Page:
With Terraform, you describe your complete infrastructure as code, even as it spans multiple service providers. Your servers may come from AWS, your DNS may come from CloudFlare, and your database may come from Heroku. Terraform will build all these resources across all these providers in parallel.
    Google App Engine
    Google has a reputation for highly reliable, high performance infrastructure. With App Engine you can take advantage of the 10 years of knowledge Google has in running massively scalable, performance driven systems. App Engine applications are easy to build, easy to maintain, and easy to scale as your traffic and data storage needs grow.
    See all alternatives
    Reviews of Cloud Foundry, Heroku, and Red Hat OpenShift
    Review of
    Heroku

    I use Heroku, for almost any project of mine. Their free plan is awesome for testing, solo developers or your startup and its almost impossible to not cover you somehow. Adding an add on is a simple command away and I find it easy to use it both on my Windows PC or my Linux laptop. Their documentation, covers almost everything. In particular I have used Heroku for Spring, Django and AngularJS. I even find it easier to run my project on my local dev with foreman start, than ./manage.py runserver (for my django projects). There is no place like Heroku for the developer!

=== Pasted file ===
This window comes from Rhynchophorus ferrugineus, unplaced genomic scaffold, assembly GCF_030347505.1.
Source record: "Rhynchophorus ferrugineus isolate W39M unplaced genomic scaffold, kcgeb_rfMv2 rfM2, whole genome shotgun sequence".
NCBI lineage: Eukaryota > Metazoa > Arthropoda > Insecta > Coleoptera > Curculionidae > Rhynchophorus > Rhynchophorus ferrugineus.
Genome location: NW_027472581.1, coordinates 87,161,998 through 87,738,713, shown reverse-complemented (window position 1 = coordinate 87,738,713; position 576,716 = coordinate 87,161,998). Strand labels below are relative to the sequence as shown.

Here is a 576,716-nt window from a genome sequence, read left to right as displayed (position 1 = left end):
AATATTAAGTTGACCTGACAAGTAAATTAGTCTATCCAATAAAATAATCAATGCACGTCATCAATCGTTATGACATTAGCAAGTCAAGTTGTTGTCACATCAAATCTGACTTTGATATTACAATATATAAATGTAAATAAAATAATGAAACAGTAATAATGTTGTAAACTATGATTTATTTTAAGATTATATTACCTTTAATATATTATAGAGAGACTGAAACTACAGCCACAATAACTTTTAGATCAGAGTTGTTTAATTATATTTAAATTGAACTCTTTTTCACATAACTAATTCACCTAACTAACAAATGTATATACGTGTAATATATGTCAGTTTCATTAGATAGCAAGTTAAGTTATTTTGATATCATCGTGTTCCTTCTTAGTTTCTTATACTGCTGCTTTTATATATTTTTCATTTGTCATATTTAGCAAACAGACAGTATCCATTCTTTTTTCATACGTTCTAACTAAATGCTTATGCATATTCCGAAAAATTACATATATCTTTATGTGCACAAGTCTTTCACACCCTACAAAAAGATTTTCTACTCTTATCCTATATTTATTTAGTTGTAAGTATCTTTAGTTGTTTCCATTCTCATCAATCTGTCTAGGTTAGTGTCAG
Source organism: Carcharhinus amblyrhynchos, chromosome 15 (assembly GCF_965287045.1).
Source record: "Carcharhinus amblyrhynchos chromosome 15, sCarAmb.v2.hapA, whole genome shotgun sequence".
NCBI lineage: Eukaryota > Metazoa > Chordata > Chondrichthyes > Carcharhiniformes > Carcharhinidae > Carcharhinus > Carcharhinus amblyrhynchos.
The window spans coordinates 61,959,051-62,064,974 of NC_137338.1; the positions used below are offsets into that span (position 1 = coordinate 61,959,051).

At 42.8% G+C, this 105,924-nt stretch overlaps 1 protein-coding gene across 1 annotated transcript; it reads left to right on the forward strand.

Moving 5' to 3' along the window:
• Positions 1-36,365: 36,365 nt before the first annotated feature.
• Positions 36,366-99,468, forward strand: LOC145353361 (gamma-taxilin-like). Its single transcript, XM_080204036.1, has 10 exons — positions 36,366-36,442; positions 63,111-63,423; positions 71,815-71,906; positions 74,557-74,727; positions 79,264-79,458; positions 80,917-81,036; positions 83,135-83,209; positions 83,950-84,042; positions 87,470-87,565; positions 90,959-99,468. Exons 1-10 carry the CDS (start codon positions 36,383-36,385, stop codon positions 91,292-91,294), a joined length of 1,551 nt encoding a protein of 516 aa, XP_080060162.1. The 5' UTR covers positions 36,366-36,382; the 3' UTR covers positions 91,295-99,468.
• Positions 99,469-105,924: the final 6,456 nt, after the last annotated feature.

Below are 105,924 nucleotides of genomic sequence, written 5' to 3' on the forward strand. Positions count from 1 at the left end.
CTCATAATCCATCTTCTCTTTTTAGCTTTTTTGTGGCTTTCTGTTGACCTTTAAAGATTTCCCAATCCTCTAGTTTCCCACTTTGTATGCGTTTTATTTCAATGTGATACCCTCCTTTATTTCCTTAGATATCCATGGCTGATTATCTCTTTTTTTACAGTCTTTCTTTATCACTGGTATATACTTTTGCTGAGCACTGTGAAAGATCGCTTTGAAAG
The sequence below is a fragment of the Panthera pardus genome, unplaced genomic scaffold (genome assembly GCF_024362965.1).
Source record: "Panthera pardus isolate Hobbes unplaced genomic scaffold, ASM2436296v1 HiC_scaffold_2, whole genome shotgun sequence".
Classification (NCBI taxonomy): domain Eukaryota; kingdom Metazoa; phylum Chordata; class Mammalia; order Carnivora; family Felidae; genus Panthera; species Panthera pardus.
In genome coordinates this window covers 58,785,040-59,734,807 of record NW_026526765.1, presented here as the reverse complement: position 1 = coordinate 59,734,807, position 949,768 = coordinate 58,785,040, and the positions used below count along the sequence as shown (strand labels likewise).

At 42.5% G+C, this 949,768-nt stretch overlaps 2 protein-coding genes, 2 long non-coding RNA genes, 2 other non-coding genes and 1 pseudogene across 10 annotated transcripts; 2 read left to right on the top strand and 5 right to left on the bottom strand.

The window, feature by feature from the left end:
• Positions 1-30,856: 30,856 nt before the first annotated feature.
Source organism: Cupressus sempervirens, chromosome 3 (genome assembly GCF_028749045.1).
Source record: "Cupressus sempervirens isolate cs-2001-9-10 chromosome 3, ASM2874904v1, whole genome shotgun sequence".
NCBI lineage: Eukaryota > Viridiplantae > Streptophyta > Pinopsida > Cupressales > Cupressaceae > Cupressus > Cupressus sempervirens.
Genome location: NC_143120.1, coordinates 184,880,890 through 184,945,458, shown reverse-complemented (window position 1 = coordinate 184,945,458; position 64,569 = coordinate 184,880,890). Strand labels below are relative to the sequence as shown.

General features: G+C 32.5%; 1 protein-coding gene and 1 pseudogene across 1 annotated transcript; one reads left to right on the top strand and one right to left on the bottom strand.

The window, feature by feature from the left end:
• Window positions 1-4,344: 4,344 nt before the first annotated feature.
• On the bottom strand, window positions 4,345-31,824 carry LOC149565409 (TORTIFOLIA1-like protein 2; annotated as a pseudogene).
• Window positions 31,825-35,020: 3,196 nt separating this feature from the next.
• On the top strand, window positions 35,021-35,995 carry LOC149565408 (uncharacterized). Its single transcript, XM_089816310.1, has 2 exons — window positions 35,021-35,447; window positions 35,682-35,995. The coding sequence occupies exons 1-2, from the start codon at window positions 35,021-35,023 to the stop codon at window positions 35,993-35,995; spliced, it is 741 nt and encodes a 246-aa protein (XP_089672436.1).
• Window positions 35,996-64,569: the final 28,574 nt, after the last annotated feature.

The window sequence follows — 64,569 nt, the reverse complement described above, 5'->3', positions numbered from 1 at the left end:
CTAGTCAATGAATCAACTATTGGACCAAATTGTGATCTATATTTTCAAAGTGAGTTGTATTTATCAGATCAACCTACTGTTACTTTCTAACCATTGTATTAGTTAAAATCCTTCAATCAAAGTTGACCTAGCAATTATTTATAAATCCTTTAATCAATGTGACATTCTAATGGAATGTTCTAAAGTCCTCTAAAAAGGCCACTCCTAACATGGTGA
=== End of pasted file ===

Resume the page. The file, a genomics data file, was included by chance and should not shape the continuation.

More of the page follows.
Review of
    Heroku

    Can't beat the simplicity of deploying and managing apps, the pricing is a bit high, but you are paying for those streamlined tools. However, after several experiences of tracing issues back to Heroku's stack, not having visibility into what they are doing has prompted moving two applications off of it and on to other more transparent cloud solutions. Heroku is amazing for what it is, hosting for early stage products.

    Review of
    Red Hat OpenShift

    I needed a PaaS provider that didn't drop all the time and it's hard to find a good option for PHP applications. Openshift takes care of it. They are a little behind on PHP versions, but that can be solved with a custom cartridge. It requires a little more elbow grease to get rolling when you want to implement something they don't already have, but their quickstarts are great to get rolling with the basics quickly.